THE BLOG

Featuring fresh takes and real-time analysis from HuffPost's signature lineup of contributors

Jackson Williams Headshot

The Price of Oil, July 4th, and Chuck Berry

Posted: Updated:

I just filled the car for the holiday weekend, $4.53 per gallon. It goes up a nickel every day.

As the dollar signs flew by on the pump, I unconsciously hummed the song blaring on the outdoor speakers:

"Ridin' along in my automobile
My baby beside me at the wheel
I stole a kiss at the turn of a mile
My curiosity runnin' wild
Cruisin' and playin' the radio
With no particular place to go"


Suddenly it hit me: driving with no particular place to go? Is Exxon-Mobil now doing stand-up, or just being sarcastic?

Reminds me of another Chuck Berry song:

"Well, I'm so glad I'm livin' in the U.S.A.
Yes, I'm so glad I'm livin' in the U.S.A.
Anything you want, we got right here in the U.S.A."


Chuck obviously sang of a different time and place. For now let's be real.

George W. Bush's own Energy Department admitted in 2004 that if we opened up the Alaskan National Wildlife Refuge to oil development, it would take until 2013 to get any crude flowing and would only reduce oil prices by 50 cents a barrel. Not 50 cents a gallon, mind you, but 50 cents a barrel!

The price of a barrel of oil was less than $19.00 shortly after 9/11. Today it's pushing $150.00. The report also said that when ANWR finally hits "peak production" we'll still be importing two-thirds of our oil, as opposed to 70% if we don't drill there. A distinction without a difference.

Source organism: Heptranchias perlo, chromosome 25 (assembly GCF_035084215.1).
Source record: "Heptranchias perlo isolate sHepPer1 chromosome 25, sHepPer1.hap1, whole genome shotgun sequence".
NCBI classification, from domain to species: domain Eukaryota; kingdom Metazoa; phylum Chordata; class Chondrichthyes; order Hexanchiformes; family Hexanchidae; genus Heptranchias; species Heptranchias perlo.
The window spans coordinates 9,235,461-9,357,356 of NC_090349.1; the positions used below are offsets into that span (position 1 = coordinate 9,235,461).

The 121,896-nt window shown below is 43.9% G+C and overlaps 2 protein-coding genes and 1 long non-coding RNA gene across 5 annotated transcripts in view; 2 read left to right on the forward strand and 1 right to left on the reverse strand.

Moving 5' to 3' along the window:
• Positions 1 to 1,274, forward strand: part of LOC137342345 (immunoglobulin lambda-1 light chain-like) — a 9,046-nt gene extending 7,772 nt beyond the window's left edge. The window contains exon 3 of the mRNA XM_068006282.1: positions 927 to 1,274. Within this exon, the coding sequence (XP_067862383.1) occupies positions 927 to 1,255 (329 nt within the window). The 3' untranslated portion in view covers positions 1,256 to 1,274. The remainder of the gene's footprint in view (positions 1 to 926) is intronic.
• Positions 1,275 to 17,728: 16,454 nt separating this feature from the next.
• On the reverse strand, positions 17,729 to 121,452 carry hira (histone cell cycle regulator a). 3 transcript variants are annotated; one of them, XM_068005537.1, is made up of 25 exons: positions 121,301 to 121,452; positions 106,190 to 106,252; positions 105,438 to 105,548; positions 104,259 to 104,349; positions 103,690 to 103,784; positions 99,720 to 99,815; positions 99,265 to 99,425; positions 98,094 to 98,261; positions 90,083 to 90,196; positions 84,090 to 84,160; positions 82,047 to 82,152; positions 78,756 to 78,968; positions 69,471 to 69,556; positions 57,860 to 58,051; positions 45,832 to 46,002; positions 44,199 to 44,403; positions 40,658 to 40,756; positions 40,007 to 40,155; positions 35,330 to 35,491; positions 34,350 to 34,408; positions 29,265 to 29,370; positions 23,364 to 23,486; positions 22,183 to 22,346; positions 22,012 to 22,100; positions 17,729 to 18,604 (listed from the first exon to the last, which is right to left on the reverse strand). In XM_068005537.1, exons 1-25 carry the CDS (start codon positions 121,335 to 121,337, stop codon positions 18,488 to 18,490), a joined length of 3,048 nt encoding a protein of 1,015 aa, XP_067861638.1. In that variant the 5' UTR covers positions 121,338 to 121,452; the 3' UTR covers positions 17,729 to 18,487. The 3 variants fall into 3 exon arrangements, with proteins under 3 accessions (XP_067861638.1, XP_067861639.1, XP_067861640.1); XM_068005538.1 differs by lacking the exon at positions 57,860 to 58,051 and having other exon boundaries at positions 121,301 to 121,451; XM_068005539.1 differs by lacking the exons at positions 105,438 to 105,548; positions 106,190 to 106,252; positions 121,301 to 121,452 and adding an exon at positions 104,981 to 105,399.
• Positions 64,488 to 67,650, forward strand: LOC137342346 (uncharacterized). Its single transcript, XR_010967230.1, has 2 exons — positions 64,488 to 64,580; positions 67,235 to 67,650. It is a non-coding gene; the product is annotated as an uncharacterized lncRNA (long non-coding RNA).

Thus it's official. Messing with the caribou does nothing to alter our energy plight, now or in the future, and shame on politicians who suggest otherwise to frustrated constituents.

The unnecessary war of choice in the Middle East, which the Bush administration falsely claimed would be paid for with Iraqi oil revenue, has instead rattled the world's oil market.

The economic upheaval that has ensued hurts most of us, including the person running the cash register at the self-serve gas station. It substantially benefits, however, those who are either A/ corporate executives employed by fossil fuel or B/ significant stockholders.

No surprise, really. After all, even during the Great Depression some were able to carry on as if the Gilded Age had never ended.

Back then they were captains of industry, taking care of their heirs for generations to come. Today they're also the highest elected leaders in our land.

So enjoy the parade down main street, the hotdogs and marching bands. And Mr. Berry, I'm sorry your sentiment didn't end up matching modern reality. I truly am. I guess someone should tell Tchaikovsky the news.